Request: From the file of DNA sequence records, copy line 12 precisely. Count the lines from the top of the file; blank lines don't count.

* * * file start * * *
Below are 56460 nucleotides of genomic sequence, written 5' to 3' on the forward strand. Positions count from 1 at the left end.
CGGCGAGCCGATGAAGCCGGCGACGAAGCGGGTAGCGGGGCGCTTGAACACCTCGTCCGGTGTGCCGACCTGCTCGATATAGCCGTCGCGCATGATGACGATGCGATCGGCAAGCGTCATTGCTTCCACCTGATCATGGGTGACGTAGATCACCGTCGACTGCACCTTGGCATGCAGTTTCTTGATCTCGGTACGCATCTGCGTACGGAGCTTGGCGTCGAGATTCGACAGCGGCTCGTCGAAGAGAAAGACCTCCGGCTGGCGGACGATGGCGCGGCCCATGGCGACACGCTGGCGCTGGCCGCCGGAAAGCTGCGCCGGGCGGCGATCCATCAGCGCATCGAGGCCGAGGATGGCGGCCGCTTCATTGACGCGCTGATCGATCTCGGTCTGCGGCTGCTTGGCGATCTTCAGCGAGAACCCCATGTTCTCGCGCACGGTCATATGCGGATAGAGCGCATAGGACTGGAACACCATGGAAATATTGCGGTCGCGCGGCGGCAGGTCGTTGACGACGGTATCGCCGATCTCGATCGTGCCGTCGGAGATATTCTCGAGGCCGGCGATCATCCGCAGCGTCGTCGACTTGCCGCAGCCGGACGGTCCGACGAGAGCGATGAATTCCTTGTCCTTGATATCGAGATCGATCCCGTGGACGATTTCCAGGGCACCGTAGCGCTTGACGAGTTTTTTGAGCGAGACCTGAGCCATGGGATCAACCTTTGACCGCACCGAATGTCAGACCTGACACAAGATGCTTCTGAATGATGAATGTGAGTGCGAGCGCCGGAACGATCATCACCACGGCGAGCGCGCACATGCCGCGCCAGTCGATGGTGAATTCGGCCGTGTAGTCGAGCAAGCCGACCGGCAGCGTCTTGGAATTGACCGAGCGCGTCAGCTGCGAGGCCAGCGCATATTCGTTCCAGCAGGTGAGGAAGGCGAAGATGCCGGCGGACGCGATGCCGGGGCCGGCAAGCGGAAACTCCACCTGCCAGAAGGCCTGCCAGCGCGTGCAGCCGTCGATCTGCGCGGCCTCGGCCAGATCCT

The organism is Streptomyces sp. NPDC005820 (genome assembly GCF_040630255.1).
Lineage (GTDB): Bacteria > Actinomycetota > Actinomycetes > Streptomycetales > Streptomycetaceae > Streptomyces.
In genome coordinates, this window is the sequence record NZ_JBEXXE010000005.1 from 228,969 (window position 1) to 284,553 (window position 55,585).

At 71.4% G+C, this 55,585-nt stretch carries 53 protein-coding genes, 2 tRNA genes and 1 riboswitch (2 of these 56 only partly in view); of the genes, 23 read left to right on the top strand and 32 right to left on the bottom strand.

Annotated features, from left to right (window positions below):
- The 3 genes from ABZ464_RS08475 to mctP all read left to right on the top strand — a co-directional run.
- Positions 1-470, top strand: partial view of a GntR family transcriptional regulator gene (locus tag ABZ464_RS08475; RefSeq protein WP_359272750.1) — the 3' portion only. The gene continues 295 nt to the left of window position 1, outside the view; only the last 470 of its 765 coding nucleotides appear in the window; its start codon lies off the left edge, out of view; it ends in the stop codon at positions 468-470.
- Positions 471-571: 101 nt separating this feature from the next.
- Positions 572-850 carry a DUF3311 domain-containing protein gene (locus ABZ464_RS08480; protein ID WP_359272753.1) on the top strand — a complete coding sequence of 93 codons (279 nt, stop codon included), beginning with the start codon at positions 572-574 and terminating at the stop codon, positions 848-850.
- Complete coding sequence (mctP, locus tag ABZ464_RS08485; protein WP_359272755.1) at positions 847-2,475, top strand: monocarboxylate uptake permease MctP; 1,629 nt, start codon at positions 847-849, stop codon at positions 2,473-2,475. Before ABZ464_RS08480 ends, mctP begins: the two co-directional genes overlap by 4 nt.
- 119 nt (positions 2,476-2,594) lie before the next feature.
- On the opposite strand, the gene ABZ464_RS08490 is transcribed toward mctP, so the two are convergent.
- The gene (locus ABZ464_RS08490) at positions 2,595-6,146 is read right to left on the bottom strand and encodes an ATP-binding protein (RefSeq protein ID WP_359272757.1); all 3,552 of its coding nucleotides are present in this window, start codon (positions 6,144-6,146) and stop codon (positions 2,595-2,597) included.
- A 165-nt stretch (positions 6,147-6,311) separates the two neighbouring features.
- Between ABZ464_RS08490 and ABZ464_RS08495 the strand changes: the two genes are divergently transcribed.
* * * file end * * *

- Complete coding sequence (mctP, locus tag ABZ464_RS08485; protein WP_359272755.1) at positions 847-2,475, top strand: monocarboxylate uptake permease MctP; 1,629 nt, start codon at positions 847-849, stop codon at positions 2,473-2,475. Before ABZ464_RS08480 ends, mctP begins: the two co-directional genes overlap by 4 nt.